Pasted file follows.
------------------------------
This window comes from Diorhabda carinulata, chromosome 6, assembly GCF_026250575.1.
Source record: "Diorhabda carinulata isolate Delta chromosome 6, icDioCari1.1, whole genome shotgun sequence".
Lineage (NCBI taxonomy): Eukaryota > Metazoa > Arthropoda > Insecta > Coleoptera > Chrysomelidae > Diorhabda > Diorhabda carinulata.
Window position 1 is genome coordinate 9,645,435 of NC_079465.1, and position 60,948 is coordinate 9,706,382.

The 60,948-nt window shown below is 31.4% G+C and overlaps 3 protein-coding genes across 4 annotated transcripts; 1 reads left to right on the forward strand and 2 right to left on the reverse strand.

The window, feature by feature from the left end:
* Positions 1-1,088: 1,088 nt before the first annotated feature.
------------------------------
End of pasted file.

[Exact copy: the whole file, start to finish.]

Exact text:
This window comes from Diorhabda carinulata, chromosome 6, assembly GCF_026250575.1.
Source record: "Diorhabda carinulata isolate Delta chromosome 6, icDioCari1.1, whole genome shotgun sequence".
Lineage (NCBI taxonomy): Eukaryota > Metazoa > Arthropoda > Insecta > Coleoptera > Chrysomelidae > Diorhabda > Diorhabda carinulata.
Window position 1 is genome coordinate 9,645,435 of NC_079465.1, and position 60,948 is coordinate 9,706,382.

The 60,948-nt window shown below is 31.4% G+C and overlaps 3 protein-coding genes across 4 annotated transcripts; 1 reads left to right on the forward strand and 2 right to left on the reverse strand.

The window, feature by feature from the left end:
* Positions 1-1,088: 1,088 nt before the first annotated feature.